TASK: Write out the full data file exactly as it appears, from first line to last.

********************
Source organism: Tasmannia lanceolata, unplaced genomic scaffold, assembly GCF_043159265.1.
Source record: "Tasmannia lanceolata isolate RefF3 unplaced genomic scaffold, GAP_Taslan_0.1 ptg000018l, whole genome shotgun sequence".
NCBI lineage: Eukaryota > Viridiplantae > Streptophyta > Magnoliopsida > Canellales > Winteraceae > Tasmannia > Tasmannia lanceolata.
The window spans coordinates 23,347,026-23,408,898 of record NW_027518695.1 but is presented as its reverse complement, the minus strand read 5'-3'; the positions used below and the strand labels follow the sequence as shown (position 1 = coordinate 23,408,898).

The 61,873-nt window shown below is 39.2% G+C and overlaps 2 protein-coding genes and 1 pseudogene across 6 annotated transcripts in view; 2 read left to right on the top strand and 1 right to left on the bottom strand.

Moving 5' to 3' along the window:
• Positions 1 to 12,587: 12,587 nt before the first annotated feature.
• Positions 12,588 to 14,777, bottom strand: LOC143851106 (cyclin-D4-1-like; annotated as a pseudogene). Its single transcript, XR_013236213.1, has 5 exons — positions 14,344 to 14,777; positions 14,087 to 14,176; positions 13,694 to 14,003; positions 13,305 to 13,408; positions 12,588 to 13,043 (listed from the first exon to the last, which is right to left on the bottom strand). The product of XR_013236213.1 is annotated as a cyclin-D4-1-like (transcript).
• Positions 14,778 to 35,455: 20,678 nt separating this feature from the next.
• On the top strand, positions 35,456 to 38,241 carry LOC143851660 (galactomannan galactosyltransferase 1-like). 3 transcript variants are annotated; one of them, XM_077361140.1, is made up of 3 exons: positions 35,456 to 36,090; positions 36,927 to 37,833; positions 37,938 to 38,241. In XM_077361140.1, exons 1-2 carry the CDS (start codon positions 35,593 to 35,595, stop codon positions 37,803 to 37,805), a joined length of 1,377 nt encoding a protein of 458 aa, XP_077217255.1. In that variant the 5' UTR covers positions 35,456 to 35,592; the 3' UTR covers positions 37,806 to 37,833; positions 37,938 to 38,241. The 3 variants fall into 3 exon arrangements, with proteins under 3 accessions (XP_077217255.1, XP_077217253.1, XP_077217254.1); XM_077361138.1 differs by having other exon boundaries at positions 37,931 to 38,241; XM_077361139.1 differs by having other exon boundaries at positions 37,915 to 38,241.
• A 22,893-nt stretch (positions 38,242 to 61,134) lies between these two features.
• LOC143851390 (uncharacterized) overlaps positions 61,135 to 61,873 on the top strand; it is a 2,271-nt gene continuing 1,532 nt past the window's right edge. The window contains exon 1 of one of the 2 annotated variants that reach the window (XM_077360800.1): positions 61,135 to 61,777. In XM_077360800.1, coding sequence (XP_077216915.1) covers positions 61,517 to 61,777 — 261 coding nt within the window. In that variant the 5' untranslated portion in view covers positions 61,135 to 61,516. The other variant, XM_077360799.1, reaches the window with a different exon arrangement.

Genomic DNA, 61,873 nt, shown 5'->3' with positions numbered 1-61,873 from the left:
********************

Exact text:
Source organism: Tasmannia lanceolata, unplaced genomic scaffold, assembly GCF_043159265.1.
Source record: "Tasmannia lanceolata isolate RefF3 unplaced genomic scaffold, GAP_Taslan_0.1 ptg000018l, whole genome shotgun sequence".
NCBI lineage: Eukaryota > Viridiplantae > Streptophyta > Magnoliopsida > Canellales > Winteraceae > Tasmannia > Tasmannia lanceolata.
The window spans coordinates 23,347,026-23,408,898 of record NW_027518695.1 but is presented as its reverse complement, the minus strand read 5'-3'; the positions used below and the strand labels follow the sequence as shown (position 1 = coordinate 23,408,898).

The 61,873-nt window shown below is 39.2% G+C and overlaps 2 protein-coding genes and 1 pseudogene across 6 annotated transcripts in view; 2 read left to right on the top strand and 1 right to left on the bottom strand.

Moving 5' to 3' along the window:
• Positions 1 to 12,587: 12,587 nt before the first annotated feature.
• Positions 12,588 to 14,777, bottom strand: LOC143851106 (cyclin-D4-1-like; annotated as a pseudogene). Its single transcript, XR_013236213.1, has 5 exons — positions 14,344 to 14,777; positions 14,087 to 14,176; positions 13,694 to 14,003; positions 13,305 to 13,408; positions 12,588 to 13,043 (listed from the first exon to the last, which is right to left on the bottom strand). The product of XR_013236213.1 is annotated as a cyclin-D4-1-like (transcript).
• Positions 14,778 to 35,455: 20,678 nt separating this feature from the next.
• On the top strand, positions 35,456 to 38,241 carry LOC143851660 (galactomannan galactosyltransferase 1-like). 3 transcript variants are annotated; one of them, XM_077361140.1, is made up of 3 exons: positions 35,456 to 36,090; positions 36,927 to 37,833; positions 37,938 to 38,241. In XM_077361140.1, exons 1-2 carry the CDS (start codon positions 35,593 to 35,595, stop codon positions 37,803 to 37,805), a joined length of 1,377 nt encoding a protein of 458 aa, XP_077217255.1. In that variant the 5' UTR covers positions 35,456 to 35,592; the 3' UTR covers positions 37,806 to 37,833; positions 37,938 to 38,241. The 3 variants fall into 3 exon arrangements, with proteins under 3 accessions (XP_077217255.1, XP_077217253.1, XP_077217254.1); XM_077361138.1 differs by having other exon boundaries at positions 37,931 to 38,241; XM_077361139.1 differs by having other exon boundaries at positions 37,915 to 38,241.
• A 22,893-nt stretch (positions 38,242 to 61,134) lies between these two features.
• LOC143851390 (uncharacterized) overlaps positions 61,135 to 61,873 on the top strand; it is a 2,271-nt gene continuing 1,532 nt past the window's right edge. The window contains exon 1 of one of the 2 annotated variants that reach the window (XM_077360800.1): positions 61,135 to 61,777. In XM_077360800.1, coding sequence (XP_077216915.1) covers positions 61,517 to 61,777 — 261 coding nt within the window. In that variant the 5' untranslated portion in view covers positions 61,135 to 61,516. The other variant, XM_077360799.1, reaches the window with a different exon arrangement.

Genomic DNA, 61,873 nt, shown 5'->3' with positions numbered 1-61,873 from the left: